The EECO Voyager at night (Courtesy

Uncovering the Mysteries of the Deep at the EECO Voyager – The Daily Utah Chronicle

The EECO Voyager at night (Courtesy

Ever since the first appearance of the strange, futuristic structure outside of the Loveland Living Planet Aquarium, guests have observed it with curiosity and confusion. The structure was originally used as the stage for U2’s worldwide 360° tour, which lasted two full years. It was purchased in July 2020 by the aquarium to live out the rest of its days as the Ecosystem Exploration Craft & Observatory, also known as the EECO Voyager.

Underneath the stage at the EECO Voyager is a state-of-the-art virtual reality (VR) experience that takes guests under the sea and through rainforests. In terms of first impressions, the atmosphere was perfect. Everything felt very futuristic, technological and professional. It was as if I were about to go on a research expedition. The fact that the staff inside were dressed like Star Trek crew members definitely elevated that feeling.

Ocean and Rainforest Explorations

There are two options in terms of experience. One is the Ocean Explorer, where guests can expect to have close encounters with fish, sea turtles, an octopus and even great white sharks. The other is the rainforest, in which guests fly through the air with fruit bats, crawl on the ground with a tarantula and are sniffed out by a jaguar.

There were times, particularly with the tarantula and the sharks, when the effect was immersive as a whole. However, with the way the footage was captured, there were also times when the environment felt more 2D than others. This doesn’t take away from the overall experience though, as the chairs move with the footage, there are smells pumped into the room and bursts of air at your feet to mimic environment changes.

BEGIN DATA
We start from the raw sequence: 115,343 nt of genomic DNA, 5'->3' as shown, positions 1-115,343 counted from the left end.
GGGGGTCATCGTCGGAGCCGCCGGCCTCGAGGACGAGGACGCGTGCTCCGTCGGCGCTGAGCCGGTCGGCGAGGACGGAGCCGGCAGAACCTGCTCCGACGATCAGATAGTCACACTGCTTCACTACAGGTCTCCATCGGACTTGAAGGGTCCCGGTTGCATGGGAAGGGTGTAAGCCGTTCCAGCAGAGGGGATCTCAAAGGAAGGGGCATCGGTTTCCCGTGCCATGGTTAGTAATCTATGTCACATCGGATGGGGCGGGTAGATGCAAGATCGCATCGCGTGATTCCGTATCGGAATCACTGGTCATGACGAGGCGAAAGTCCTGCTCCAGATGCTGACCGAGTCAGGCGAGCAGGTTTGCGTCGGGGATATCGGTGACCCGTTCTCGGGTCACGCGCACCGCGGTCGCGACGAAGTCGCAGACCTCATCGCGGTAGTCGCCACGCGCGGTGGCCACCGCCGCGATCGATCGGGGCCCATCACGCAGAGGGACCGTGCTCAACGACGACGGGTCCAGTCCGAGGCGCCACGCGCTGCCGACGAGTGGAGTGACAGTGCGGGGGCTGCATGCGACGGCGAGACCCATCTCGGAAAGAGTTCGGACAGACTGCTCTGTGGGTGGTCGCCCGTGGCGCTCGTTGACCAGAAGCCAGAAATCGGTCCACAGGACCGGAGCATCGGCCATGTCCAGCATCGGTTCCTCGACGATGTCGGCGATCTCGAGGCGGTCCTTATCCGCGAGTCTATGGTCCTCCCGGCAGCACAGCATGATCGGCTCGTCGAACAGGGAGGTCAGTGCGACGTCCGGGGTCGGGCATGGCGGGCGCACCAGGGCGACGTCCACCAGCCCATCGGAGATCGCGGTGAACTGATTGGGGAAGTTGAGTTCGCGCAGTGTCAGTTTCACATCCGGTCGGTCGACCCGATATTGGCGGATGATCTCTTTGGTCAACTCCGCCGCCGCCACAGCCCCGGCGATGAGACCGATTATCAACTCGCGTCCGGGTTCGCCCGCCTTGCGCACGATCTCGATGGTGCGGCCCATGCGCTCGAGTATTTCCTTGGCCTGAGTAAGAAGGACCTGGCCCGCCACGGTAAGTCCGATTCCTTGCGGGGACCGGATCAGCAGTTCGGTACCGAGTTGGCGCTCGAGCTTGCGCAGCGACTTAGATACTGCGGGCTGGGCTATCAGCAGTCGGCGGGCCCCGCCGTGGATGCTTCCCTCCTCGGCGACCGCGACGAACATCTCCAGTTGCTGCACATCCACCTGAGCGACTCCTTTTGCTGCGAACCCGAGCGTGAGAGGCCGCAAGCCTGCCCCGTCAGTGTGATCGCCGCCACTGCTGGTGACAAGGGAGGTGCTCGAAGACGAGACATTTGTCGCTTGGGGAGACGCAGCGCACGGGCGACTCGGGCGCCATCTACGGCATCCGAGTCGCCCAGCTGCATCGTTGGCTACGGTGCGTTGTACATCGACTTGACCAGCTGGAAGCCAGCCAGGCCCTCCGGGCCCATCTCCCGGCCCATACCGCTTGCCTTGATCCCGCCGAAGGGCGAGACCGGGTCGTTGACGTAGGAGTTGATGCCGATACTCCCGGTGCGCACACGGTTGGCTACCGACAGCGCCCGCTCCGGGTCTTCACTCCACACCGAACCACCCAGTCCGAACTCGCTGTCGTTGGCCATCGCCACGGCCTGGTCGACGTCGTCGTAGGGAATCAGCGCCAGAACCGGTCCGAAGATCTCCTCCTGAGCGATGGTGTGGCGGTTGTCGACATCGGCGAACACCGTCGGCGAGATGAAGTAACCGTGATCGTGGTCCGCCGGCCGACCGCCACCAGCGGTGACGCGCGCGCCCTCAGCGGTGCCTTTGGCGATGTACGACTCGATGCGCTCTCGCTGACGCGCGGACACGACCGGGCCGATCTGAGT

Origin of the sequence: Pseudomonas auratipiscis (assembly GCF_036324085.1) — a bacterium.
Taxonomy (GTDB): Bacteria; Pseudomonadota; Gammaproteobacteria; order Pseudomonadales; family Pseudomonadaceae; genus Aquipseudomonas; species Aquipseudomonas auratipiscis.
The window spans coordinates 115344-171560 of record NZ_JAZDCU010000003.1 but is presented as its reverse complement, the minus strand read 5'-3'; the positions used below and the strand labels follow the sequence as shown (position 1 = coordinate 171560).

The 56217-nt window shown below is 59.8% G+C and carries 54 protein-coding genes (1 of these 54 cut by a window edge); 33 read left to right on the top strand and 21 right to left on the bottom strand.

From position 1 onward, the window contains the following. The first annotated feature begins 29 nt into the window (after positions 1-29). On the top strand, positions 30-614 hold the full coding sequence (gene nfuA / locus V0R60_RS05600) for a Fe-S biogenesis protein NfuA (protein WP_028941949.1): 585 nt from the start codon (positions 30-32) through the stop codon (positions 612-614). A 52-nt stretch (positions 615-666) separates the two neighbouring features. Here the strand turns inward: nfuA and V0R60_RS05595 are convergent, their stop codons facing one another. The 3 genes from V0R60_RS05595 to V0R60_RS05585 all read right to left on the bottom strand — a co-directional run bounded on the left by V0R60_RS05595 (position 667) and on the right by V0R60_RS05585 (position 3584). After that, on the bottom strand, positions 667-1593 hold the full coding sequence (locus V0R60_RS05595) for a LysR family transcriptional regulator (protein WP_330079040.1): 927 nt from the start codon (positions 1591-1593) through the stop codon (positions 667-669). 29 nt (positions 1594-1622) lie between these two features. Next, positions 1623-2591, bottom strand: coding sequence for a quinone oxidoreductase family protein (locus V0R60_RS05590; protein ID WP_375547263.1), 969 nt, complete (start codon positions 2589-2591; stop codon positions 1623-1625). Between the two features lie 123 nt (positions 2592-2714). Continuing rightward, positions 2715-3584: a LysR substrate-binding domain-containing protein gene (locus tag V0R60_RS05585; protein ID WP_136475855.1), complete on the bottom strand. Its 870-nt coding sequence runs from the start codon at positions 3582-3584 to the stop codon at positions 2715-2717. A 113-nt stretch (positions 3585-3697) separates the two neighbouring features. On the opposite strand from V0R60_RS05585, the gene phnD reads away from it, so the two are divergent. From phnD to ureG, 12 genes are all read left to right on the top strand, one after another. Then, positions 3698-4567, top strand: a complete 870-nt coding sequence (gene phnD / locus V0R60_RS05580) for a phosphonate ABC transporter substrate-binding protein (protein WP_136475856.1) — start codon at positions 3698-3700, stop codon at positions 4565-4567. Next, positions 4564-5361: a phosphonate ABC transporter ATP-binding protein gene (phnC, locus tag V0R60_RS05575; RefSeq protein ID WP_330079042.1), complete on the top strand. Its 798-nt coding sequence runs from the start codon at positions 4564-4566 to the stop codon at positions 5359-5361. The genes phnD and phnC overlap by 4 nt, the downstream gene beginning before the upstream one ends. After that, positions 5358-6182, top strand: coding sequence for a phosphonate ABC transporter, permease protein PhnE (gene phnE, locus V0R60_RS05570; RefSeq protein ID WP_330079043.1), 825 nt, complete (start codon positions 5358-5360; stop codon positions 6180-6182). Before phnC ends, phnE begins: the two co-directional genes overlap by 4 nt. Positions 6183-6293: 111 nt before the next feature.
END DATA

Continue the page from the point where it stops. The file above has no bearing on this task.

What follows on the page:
The Ocean Explorer VR experience at the EECO Voyager. (Courtesy Heidi Hall)

Inspire to Explore and Discover

Informational bulletins pop up whenever a new creature is introduced, including the average size, weight, habitat and some interesting facts about said animal. This is a recurring theme not just through the experiences, but with the aquarium as a whole. Their mission is to “inspire people to explore, discover, and learn about Earth’s diverse ecosystems,” and they do just that.

At the end of the Ocean Explorer, guests are taken to a barren section of the Coral Triangle. The Coral Triangle is a tropical area around the northern part of Oceana that contains hundreds of coral species, many of which are endangered thanks to coral bleaching. Through VR, visitors are taken to a coral nursery in which marine biologists from the Living Planet Aquarium are collaborating with scientists from around the world to regrow the Triangle’s coral population.

A Mission to Educate

Having an aquarium in a land-locked state has been a controversial topic for years among Utahns, according to Associate Director of Marketing and Public Relations Karmel Harper. However, she stresses the importance of having an aquarium in the middle of a desert. She wants people to be educated on how they can do their part to save sea life, despite being thousands of miles away from the closest ocean.

The Living Planet Aquarium is a non-profit organization and relies on donations and ticket purchases to expand its educational programs and animal care. It is AZA Accreditedsomething less than 20% of animal exhibitors have achieved, meaning it’s one of the most trustworthy and well-kept aquariums in the country.

I asked Harper at the end of our visit if there was anything she wanted college students to know about the Living Planet Aquarium. “Come and learn,” she said. “Our mission is to educate.”

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